White people. They have their missteps, but they’re mostly okay.
Taylor Swift, for example, caught a lot of heat for interrupting Nicki Minaj’s completely valid rant on race and the music biz and making it about her.
We at Another Round get TONS of questions from white people asking us how they can be better allies, and while we appreciate the drive to be better—people of color can’t be expected to be everyone’s diversity counselors. It’s an unfair burden.
You know who should help you, though? Your fellow white people!
Below is the text the email she sent to a white person who wrote in with this question. It’s just a rough draft and Meg isn’t an expert on allyship, but her advice is PERFECT and should be heard by everybody looking to do better.
Meg Cramer, here, one of the producers who works on Another Round. This is a great question, and one that I think about all the time, especially as a white woman producing a show for an intended audience that doesn’t include me. I don’t have a complete answer, but here are a few things I think about:
I try to take on the work of understanding my own privilege without asking anyone else to explain it or help me feel better about having it. I learned a lot about that from this essay. Sometimes I slip up. Like when I tell people that, even though I’m from the suburbs, I’m not from the rich suburbs. As if it matters that I only have some of the white privilege, not all of it.
Have you ever had a conversation with a feminist man come grinding to a halt because he starts to complain about how feminists use language that excludes men, even the feminist men? (“Not all men…”) I have! Being a good ally often means not being included in the conversation, because the conversation isn’t about you. It’s good to listen. If you feel uncomfortable and excluded because you’re white, you should own those feelings.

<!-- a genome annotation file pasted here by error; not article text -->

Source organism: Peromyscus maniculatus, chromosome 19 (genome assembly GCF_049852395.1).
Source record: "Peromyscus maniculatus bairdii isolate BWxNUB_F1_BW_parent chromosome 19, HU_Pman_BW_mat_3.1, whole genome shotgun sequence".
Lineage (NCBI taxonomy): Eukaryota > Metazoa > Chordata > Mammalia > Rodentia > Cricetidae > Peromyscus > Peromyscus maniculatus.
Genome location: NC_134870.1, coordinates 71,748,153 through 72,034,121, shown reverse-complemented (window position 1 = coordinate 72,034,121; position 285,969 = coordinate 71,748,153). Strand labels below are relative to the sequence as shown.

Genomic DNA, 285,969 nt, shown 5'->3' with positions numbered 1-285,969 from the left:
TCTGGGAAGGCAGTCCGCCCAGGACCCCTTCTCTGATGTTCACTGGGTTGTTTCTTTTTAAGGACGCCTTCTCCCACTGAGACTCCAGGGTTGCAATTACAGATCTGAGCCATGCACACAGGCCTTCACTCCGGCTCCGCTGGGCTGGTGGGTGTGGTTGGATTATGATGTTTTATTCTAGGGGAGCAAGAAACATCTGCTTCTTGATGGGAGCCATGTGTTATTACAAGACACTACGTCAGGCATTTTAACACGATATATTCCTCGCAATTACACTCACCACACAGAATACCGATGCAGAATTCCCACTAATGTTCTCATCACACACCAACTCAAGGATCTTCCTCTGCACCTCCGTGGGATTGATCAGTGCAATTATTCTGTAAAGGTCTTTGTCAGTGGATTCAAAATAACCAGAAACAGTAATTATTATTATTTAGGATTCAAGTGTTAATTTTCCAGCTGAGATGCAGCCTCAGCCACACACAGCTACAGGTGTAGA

When there is a conversation happening in the news or on Twitter or among activists or writers that I think is important, I try to find a way to amplify it. Listen and amplify. Listen and amplify. These days, that means that I tell a lot of white people to listen to Another Round. Amplifying the opinions and ideas of other people is a way to participate without taking up space.
In that vein - I talk to other white people about racism. Especially the older people in my family who have an outdated idea of what it means to be progressive.
Lastly: If you feel angry, sad, desperate, and helpless in the face of individual and institutional racism in America, you’re not the only one. But that’s no excuse for ignorance. You have the whole Internet! The public library system! There are lots of ways to learn. Here are a few places you can go from here:
Good luck, and thanks so much for listening to Another Round.
1. We also asked white people on Twitter for advice they would give to other white folks, and here is some of what they said:
2. Don’t get defensive, seek the spotlight, or make things about yourself.
4. When you hear your fellow white folks saying racist things, say something.
7. And above all, listen.
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